School Board, not so much. A new bond is truly needed. The new bond, at least Prop One, has a new direction from the one we blew off 2 to 1 a year back, but SAISD is doing a poor job in hard times of selling the bond. Once more with the "vision" thing. The existing Cental campus, honest to God, influenced high school architecture nationwide for thirty years. It was sold to a skeptical, drought-ridden, penny-pinching electorate. Where is the effort on this one? Folks, you need to get out front. You chose an "interesting" Presidential race to compete with. If you wait for a last minute surge, you find out how George McGovern felt on the first Wednesday after the first Monday in November, 1972.

All sorts of things have interfered in the normal selling of a school bond. We had a six-way race for police chief, then an FLDS custody case that set records for international press coverage, the longest running Presidential Party Primary season since primaries took the place of "smoke-filled rooms", gas prices over the moon. Voters will parse out the property tax bill and find the SAISD component of that bill to be the biggest part. You are not going to sell this on a basis of "trust us, we will spend it well".

That's a shame, because SAISD has listenened to voters. Maintenance has been much improved, less than where we want to go, but still being improved. I believe that message has been heard, and I believe staff is working hard on it. Problem is, you don't have to convince me, you have to convince about 6,500 voters. Git'er done. Lose this bond and we have real problems right here in River City.


  1. I am afraid the Trans-Texas Corridor (aka NAFTA superhighway) is far from dead. The president was just in New Orleans In April pushing things forward. This is out of the encyclopedia ..

    "April 21 - April 22, 2008 - New Orleans, Louisiana, United States
    In his State of the Union address, President George W. Bush announced a summit on the SPP will be held from April 21 - April 22, 2008 in New Orleans, Louisiana. According to the White House, the summit will focus on improving the SPP initiatives and "to discuss hemispheric and global issues of importance to North America".[10]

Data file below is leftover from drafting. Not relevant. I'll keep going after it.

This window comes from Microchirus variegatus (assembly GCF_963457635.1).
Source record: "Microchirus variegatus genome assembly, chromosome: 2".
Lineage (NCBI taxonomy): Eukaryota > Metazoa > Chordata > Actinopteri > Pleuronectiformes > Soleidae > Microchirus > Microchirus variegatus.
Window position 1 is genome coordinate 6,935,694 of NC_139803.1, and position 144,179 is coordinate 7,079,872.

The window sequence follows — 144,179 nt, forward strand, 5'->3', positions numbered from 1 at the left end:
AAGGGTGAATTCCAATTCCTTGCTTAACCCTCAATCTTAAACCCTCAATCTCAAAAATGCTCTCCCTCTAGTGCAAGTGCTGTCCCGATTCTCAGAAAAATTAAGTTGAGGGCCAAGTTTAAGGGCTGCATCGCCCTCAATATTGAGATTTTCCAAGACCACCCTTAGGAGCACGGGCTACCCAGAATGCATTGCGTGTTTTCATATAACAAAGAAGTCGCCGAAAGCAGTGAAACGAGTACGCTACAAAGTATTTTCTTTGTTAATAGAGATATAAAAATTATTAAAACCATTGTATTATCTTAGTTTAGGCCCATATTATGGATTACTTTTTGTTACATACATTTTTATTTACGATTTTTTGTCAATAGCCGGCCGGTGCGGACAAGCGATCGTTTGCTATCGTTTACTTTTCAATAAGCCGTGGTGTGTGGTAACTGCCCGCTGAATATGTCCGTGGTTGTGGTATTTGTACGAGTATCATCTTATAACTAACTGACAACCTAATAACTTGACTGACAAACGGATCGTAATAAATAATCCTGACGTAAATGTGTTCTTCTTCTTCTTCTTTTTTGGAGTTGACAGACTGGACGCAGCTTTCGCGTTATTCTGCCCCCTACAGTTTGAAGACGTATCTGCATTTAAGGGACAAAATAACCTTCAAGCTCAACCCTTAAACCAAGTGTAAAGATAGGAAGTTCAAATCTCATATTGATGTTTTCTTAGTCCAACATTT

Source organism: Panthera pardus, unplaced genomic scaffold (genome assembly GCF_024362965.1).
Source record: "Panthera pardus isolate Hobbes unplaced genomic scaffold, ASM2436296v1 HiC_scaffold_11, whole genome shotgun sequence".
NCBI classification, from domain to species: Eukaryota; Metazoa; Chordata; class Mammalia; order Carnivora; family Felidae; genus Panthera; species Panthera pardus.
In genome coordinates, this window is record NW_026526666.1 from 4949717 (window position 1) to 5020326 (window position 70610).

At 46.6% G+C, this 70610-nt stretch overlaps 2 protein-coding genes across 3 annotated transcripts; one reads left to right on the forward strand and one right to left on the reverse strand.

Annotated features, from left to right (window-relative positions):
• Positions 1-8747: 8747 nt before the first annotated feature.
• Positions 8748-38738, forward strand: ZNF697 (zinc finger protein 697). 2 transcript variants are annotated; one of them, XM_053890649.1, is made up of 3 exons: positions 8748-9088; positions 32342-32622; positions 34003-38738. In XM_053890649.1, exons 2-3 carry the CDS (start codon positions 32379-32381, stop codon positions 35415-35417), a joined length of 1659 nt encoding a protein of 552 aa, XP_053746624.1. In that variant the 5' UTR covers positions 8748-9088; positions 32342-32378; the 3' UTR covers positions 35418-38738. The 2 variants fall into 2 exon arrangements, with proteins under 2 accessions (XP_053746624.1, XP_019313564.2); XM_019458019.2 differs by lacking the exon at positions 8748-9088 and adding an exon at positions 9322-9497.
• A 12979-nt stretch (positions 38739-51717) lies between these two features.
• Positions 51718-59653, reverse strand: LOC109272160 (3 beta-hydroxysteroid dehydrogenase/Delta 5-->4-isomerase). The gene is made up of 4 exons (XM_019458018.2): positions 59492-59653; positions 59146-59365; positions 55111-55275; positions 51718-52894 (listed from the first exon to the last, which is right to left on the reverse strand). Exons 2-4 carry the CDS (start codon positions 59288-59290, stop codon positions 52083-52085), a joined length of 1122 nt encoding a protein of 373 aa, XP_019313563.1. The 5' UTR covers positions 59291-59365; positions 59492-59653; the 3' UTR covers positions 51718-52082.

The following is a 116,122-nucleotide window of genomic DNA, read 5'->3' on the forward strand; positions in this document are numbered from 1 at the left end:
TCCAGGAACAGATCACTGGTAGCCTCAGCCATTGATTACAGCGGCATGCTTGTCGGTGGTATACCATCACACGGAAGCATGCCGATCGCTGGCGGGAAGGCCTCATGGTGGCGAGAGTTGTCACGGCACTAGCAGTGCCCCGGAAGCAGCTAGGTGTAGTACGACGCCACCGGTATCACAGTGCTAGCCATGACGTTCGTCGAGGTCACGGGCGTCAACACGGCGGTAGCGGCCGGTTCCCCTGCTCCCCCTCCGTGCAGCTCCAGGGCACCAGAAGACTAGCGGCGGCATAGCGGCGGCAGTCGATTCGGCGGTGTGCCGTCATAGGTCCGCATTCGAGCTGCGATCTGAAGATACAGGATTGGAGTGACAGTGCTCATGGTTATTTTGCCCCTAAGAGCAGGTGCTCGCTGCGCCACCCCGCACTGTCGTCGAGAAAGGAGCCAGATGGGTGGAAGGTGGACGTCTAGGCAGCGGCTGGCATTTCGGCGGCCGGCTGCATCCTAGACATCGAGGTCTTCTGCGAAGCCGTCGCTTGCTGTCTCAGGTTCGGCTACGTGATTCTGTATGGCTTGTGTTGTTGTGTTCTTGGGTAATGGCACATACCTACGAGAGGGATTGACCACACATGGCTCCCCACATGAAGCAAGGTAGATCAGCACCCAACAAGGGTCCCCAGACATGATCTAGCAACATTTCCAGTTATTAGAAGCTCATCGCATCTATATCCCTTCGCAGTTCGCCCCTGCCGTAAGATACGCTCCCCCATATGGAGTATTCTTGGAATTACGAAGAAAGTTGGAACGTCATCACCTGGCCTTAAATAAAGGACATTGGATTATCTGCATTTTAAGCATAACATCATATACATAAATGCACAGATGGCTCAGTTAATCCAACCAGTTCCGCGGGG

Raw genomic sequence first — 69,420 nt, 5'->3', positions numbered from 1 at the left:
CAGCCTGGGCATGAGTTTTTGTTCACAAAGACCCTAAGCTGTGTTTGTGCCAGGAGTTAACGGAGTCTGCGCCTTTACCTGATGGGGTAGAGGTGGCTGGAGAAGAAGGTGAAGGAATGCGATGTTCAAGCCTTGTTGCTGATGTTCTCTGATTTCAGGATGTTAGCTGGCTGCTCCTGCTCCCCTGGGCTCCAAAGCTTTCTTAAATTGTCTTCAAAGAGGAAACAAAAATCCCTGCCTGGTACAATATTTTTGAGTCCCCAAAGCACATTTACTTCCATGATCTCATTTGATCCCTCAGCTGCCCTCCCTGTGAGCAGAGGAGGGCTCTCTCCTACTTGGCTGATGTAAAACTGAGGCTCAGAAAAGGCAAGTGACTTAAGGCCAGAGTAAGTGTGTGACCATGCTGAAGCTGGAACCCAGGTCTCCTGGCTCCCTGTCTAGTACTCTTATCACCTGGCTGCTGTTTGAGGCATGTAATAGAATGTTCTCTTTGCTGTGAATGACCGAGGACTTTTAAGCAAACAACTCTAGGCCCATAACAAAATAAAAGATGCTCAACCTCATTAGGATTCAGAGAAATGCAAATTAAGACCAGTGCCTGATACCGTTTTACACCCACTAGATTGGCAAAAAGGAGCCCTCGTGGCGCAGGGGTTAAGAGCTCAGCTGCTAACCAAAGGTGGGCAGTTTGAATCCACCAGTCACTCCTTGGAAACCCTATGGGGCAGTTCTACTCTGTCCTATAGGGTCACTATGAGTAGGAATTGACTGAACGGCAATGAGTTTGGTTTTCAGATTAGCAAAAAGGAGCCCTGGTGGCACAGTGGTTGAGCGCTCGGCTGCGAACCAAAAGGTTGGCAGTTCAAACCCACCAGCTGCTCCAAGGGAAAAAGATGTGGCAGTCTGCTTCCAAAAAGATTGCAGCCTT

CNN anchor Lou Dobbs argues that the SPP is part of a plan to merge the United States, Canada, and Mexico in a North American Union similar to the European Union,[11] which has been referred to in other news reports as "mythical" and a "conspiracy theory".[1] Dobbs claims that US President Bush who has 6 months left in office, will bypass Congress and create a Union based on a Texas highway corridor."

  2. anon; I should have specified, the TTC "as originally proposed" is near dead. Gov. Perry did some artful veto work last session, but it seems to finally dawn on him if he really wants to set records for holding the Gov's chair, he best "modify" the vision.

    The southern, east-west coastal portion has just been reconfigured to limit itself to existing highway corridors. The original quarter mile wide, multi-use rail, pipeline truck/passemger vehicle landscape-eating monstrosity, complete with non-compete provisions guaranteed to allow existing I-35 to crumble; THAT is almost certainly politically dead.

    One of its drivers, Ric Williamson, was a visionary force over his career, but on this he went "a vision too far".

  3. Obviously you have no idea what father’s day means. You have no wife and children. You can claim to be a son but not a father.


  4. I did not mean my remark to be that bitting. Sorry if I was too rude.